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The Science of Acupuncture: 5 Evidence-Based Treatments

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Acupuncture is a time-honored practice that originated in China, and has since gained popularity worldwide as a complementary medicine approach for a wide range of health concerns. Acupuncture is often associated with the treatment of pain, however, there is a growing body of scientific evidence supporting its use for many additional health conditions.

How does acupuncture work scientifically?

Acupuncture is based on the concept of qi (pronounced “chee”), which is believed to be the vital energy that flows through the body along pathways known as meridians. According to Traditional Chinese Medicine (TCM), a disruption in the flow of qi can lead to imbalances and health issues. 

While the concepts of qi and meridians may be difficult to explain scientifically, research has shown that acupuncture has a number of physiological effects on the body that can explain its effectiveness. 

For example, acupuncture has been shown to stimulate the release of endorphins, natural pain-relieving substances produced by the body. Acupuncture has been found to modulate neurotransmitters, like serotonin and dopamine, which play a role in mood regulation. 

Evidence-Based Acupuncture Techniques

Curious about acupuncture’s scientific evidence? Several acupuncture techniques have been extensively studied by the National Center for Complimentary and Integrative Health (NCCIH) and shown to be effective for specific health concerns. Here are five examples from that research: 

  • Acupuncture for Pain Management 
    Research shows that acupuncture effectively relieves the pain associated with various conditions, including migraine headaches, osteoarthritis, and menstrual cramps, to name a few. This relief occurs through modulating the nervous system, reducing inflammation, and promoting healing.

  • Acupuncture for Stress and Anxiety
    Acupuncture has been found to be effective in reducing stress and anxiety. Studies have shown that acupuncture can help regulate the hypothalamic-pituitary-adrenal (HPA) axis, which is involved in the body's stress response. Acupuncture also has been found to increase the release of oxytocin, a hormone that promotes relaxation and reduces stress.

  • Acupuncture for Digestive Issues 
    Acupuncture has been shown to be effective in alleviating digestive issues such as nausea, irritable bowel syndrome (IBS), and acid reflux. Research has shown that acupuncture can help regulate gastrointestinal motility, reduce inflammation, and improve gut function.

  • Acupuncture for Sleep Disorders 
    Acupuncture has been found to be effective in improving sleep quality and treating insomnia. Studies have shown that acupuncture can help regulate the production of melatonin, a hormone that plays a role in sleep regulation and promotes relaxation.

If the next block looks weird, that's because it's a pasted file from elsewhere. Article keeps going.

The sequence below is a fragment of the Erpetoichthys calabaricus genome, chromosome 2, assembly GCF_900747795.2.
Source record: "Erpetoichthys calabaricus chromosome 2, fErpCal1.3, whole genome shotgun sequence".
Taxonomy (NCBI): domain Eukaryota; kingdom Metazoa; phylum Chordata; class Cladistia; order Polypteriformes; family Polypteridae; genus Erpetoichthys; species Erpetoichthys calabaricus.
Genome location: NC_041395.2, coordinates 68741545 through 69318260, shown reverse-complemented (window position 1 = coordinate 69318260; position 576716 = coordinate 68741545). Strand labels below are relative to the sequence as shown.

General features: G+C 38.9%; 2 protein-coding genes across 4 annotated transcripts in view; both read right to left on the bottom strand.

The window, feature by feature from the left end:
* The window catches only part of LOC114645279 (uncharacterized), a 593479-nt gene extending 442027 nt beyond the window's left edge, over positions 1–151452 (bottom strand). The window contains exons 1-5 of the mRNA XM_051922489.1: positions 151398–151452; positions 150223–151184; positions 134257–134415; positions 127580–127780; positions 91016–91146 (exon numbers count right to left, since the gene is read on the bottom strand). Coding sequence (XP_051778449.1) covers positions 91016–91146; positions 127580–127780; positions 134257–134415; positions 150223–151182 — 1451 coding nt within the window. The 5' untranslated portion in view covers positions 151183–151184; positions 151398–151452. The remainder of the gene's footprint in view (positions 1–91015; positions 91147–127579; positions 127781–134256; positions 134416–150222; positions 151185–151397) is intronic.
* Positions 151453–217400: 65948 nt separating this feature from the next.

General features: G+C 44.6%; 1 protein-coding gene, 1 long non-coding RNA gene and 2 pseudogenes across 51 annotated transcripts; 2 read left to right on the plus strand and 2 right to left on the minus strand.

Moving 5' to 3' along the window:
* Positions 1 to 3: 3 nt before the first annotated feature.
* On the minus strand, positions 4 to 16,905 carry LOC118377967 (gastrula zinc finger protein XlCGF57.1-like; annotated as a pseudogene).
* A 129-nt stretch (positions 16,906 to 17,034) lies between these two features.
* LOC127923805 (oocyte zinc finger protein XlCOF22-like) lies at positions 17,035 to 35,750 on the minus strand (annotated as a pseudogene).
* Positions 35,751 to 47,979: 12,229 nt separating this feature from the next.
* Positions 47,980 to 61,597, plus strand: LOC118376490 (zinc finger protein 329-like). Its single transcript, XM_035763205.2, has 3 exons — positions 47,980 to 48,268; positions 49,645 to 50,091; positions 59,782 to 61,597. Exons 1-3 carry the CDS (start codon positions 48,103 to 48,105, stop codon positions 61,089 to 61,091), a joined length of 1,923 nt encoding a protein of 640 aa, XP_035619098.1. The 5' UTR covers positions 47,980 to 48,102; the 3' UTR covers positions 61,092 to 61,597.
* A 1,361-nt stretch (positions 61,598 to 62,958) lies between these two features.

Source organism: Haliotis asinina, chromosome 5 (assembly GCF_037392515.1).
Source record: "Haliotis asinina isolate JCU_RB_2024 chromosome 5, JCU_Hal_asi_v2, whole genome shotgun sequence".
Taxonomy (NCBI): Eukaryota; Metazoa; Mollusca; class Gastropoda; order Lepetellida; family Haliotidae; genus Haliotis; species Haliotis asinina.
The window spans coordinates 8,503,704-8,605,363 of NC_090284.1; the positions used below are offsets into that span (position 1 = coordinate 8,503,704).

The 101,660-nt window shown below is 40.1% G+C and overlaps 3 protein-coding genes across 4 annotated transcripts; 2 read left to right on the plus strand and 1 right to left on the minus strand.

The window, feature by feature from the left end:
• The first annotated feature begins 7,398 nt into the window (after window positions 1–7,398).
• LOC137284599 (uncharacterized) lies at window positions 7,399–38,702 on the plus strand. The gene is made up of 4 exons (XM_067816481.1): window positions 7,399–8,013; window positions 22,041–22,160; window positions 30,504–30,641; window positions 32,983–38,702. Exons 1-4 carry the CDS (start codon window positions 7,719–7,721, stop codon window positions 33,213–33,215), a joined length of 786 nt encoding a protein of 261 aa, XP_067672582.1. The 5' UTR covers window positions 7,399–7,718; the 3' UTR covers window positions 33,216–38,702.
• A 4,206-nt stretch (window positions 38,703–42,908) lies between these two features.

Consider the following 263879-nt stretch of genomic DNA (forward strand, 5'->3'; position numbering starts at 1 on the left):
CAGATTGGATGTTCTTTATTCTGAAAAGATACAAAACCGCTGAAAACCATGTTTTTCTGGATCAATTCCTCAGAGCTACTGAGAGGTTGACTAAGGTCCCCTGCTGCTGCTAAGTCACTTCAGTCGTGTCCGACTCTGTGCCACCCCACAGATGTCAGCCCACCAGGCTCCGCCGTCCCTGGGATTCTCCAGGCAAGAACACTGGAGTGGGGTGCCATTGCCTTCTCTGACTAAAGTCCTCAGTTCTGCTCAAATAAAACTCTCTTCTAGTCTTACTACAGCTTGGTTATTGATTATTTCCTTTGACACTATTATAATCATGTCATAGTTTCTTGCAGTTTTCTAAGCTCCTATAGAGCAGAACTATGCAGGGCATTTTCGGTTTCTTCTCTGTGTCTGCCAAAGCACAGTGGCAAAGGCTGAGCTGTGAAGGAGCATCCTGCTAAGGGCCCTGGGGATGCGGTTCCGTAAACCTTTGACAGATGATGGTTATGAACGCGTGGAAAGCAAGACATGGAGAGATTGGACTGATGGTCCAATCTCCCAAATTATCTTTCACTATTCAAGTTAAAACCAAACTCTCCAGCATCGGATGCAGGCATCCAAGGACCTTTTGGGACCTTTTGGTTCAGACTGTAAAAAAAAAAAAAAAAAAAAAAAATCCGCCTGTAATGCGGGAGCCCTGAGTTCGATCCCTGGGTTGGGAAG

• Acupuncture for Fertility and Women's Health 
    Acupuncture has been shown to be beneficial for fertility and women's health issues such as menstrual irregularities, polycystic ovary syndrome (PCOS), and menopause symptoms. Research has shown that acupuncture can help regulate hormonal imbalances, improve blood flow to the reproductive organs, and reduce stress, impacting fertility and women's health.

Research on Acupuncture for Other Conditions

Patients also see an improvement in conditions such as urinary incontinence, asthma, and seasonal allergies after the use of acupuncture, according to NCCIH research.

  • In a rigorous 2017 study of 500 women with stress incontinence, electroacupuncture treatment over six weeks led to a significant reduction in urine leakage, with two-thirds of the participants experiencing a 50% or greater decrease in leakage.
  • A German study in 2017 involving 357 participants with asthma found that adding acupuncture to routine care was associated with better quality of life than routine care alone.
  • A study in 2015 evaluated 13 other studies of acupuncture for allergic rhinitis and found that acupuncture may help relieve nasal symptoms, lower medication scores, and reduce blood levels of immunoglobulin E (IgE), an antibody associated with allergies.

Become an Acupuncturist at Bastyr

Evidence-based research continues to show the effectiveness of acupuncture in treating various health conditions, making it a valuable and recognized career path that offers rewarding opportunities to make a positive impact on people’s health and well-being. 

At Bastyr, you’ll have the opportunity to learn from experienced faculty members, gain practical experience through clinical internships, and join a community of like-minded individuals who share your passion for natural medicine. So if you’re considering a career in acupuncture, Bastyr University could be the perfect place to start your journey. 

Discover how you can transform your career in our guide, Acupuncture and the Science of Natural Healing: A Guide to Graduate Degrees.

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Written by Bastyr

Bastyr University's academic and research programs have received international recognition for pioneering work in science-based natural medicine. We offer a learning environment that fosters serious inquiry, professional dedication and lifelong relationships. Your career begins here, where comprehensive training makes the difference.